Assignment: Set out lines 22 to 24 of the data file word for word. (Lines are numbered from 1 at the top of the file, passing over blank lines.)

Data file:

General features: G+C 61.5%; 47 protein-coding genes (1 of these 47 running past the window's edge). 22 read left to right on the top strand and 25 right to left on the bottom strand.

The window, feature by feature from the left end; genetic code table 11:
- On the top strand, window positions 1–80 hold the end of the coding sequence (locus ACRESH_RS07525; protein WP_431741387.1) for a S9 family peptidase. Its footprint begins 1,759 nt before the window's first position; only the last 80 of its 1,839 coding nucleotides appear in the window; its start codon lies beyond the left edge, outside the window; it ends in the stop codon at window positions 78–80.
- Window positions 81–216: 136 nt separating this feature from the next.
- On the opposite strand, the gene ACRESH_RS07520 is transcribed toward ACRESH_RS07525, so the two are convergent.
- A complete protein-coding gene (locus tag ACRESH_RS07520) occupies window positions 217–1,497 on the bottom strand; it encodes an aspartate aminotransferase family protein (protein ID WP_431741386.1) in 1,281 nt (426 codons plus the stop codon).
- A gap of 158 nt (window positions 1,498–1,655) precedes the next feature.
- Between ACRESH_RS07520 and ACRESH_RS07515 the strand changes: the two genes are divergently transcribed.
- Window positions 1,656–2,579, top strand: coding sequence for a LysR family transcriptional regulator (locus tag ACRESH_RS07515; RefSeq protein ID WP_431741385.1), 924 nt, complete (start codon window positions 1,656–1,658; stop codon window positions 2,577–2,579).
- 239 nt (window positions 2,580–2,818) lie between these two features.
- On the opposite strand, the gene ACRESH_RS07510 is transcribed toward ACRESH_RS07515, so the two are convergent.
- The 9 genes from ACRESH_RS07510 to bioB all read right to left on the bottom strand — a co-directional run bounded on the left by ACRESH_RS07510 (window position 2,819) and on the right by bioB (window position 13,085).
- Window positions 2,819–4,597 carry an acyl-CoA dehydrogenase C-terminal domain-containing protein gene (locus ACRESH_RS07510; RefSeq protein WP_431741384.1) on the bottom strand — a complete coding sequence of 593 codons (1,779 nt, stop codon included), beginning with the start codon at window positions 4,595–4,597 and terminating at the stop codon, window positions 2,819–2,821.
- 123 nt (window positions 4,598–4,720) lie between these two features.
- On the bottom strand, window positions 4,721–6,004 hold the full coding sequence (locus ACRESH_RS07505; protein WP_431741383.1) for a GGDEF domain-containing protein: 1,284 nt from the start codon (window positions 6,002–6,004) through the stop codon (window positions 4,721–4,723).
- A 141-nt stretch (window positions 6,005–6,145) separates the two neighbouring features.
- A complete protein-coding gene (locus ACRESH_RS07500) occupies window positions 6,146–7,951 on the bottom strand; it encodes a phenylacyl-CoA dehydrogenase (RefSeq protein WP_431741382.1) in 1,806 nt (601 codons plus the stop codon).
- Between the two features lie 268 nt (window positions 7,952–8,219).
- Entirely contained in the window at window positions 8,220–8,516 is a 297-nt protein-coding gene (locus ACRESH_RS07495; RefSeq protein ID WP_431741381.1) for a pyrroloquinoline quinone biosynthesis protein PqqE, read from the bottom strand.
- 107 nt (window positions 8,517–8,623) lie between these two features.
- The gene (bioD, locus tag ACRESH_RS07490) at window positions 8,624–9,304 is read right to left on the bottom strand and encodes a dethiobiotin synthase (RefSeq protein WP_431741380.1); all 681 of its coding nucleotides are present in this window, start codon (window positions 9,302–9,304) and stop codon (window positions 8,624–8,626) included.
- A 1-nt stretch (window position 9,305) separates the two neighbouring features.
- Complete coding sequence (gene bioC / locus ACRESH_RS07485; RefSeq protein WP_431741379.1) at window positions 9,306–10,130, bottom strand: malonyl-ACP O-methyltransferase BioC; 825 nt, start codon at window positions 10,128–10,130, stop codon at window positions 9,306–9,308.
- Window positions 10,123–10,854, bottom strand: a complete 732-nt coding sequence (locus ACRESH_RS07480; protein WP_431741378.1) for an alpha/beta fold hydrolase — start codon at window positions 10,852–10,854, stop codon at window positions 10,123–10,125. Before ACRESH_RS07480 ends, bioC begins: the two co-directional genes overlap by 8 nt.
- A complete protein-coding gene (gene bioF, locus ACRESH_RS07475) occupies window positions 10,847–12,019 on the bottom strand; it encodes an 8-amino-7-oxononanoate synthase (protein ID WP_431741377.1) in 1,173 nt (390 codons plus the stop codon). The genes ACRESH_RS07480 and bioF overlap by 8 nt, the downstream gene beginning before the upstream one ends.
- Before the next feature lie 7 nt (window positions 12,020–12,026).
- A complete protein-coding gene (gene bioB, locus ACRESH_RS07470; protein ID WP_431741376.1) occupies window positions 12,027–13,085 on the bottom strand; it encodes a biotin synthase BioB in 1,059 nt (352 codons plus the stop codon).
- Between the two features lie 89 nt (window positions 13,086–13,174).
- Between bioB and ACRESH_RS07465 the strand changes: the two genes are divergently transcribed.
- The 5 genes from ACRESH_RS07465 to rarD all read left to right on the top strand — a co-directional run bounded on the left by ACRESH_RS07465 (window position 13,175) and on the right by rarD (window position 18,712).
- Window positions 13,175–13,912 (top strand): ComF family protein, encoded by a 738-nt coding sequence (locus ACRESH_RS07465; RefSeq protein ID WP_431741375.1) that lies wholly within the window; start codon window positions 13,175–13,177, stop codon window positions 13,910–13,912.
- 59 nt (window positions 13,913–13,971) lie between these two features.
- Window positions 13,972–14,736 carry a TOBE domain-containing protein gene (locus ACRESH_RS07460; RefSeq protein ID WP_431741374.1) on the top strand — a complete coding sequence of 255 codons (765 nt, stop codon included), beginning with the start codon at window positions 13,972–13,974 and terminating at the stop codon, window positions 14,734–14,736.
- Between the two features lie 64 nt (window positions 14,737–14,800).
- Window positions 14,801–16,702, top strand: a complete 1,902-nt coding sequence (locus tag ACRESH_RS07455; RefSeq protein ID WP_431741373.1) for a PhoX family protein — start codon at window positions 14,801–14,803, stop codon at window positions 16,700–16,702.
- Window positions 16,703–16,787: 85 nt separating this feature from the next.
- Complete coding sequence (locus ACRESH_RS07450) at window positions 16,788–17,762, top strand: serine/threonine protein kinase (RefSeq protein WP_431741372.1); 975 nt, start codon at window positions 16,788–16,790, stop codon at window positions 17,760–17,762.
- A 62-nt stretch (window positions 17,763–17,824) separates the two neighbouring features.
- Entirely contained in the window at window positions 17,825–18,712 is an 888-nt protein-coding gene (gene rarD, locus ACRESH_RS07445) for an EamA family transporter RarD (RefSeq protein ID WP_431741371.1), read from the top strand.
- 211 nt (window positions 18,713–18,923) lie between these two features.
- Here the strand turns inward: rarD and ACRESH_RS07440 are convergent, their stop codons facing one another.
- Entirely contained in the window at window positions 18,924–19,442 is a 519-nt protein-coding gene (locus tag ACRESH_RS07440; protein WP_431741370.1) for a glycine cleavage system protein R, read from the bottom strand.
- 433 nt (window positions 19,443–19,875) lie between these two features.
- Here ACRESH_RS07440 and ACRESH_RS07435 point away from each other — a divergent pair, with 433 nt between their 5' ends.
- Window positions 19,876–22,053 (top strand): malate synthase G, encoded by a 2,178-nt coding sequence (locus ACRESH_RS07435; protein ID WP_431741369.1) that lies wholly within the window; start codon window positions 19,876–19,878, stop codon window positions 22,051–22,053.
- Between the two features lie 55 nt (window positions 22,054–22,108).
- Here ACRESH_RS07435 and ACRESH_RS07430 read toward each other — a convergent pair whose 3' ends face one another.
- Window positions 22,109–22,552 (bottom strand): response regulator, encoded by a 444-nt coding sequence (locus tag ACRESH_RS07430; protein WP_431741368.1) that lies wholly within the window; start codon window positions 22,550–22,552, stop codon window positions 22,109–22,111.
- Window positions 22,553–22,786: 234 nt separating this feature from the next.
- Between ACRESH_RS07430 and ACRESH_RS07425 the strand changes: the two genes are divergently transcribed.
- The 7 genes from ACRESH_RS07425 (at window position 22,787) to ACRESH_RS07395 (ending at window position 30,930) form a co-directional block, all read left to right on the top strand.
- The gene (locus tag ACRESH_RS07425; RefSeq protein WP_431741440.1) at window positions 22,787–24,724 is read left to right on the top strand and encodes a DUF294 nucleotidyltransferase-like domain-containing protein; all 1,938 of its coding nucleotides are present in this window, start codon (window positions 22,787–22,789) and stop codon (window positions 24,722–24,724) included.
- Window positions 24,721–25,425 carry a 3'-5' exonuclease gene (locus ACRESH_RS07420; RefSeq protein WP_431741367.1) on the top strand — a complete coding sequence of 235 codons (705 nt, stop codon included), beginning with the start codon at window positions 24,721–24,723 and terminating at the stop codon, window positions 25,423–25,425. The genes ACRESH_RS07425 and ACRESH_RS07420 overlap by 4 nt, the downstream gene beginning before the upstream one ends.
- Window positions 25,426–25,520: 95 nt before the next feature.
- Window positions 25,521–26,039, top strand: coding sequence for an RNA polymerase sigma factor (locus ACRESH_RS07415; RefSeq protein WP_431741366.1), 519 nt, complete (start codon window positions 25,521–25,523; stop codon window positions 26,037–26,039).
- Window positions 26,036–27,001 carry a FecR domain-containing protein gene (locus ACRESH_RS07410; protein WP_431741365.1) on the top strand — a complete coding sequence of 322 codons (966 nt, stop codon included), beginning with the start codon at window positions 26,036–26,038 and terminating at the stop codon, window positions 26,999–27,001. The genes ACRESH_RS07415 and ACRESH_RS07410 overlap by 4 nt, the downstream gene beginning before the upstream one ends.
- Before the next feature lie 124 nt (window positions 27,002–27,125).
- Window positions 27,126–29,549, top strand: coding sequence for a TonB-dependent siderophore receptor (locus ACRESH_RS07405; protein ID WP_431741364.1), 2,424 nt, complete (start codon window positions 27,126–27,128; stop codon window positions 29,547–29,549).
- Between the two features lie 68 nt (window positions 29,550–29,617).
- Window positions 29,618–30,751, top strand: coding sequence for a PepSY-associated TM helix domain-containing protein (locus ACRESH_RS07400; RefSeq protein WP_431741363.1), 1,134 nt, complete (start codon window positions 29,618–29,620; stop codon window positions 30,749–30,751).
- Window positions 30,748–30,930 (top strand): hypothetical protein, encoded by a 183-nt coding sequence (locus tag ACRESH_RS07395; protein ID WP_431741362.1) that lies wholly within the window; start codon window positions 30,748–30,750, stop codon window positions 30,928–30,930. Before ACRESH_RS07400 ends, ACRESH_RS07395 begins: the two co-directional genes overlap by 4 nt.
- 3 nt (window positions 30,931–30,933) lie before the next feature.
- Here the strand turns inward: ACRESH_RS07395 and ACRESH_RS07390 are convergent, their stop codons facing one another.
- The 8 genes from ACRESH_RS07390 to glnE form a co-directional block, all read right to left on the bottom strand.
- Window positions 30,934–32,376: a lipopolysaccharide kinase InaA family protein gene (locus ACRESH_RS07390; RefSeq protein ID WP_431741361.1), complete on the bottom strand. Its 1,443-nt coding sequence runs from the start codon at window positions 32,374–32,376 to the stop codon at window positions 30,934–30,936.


- A 1-nt stretch (window position 9,305) separates the two neighbouring features.
- Complete coding sequence (gene bioC / locus ACRESH_RS07485; RefSeq protein WP_431741379.1) at window positions 9,306–10,130, bottom strand: malonyl-ACP O-methyltransferase BioC; 825 nt, start codon at window positions 10,128–10,130, stop codon at window positions 9,306–9,308.
- Window positions 10,123–10,854, bottom strand: a complete 732-nt coding sequence (locus ACRESH_RS07480; protein WP_431741378.1) for an alpha/beta fold hydrolase — start codon at window positions 10,852–10,854, stop codon at window positions 10,123–10,125. Before ACRESH_RS07480 ends, bioC begins: the two co-directional genes overlap by 8 nt.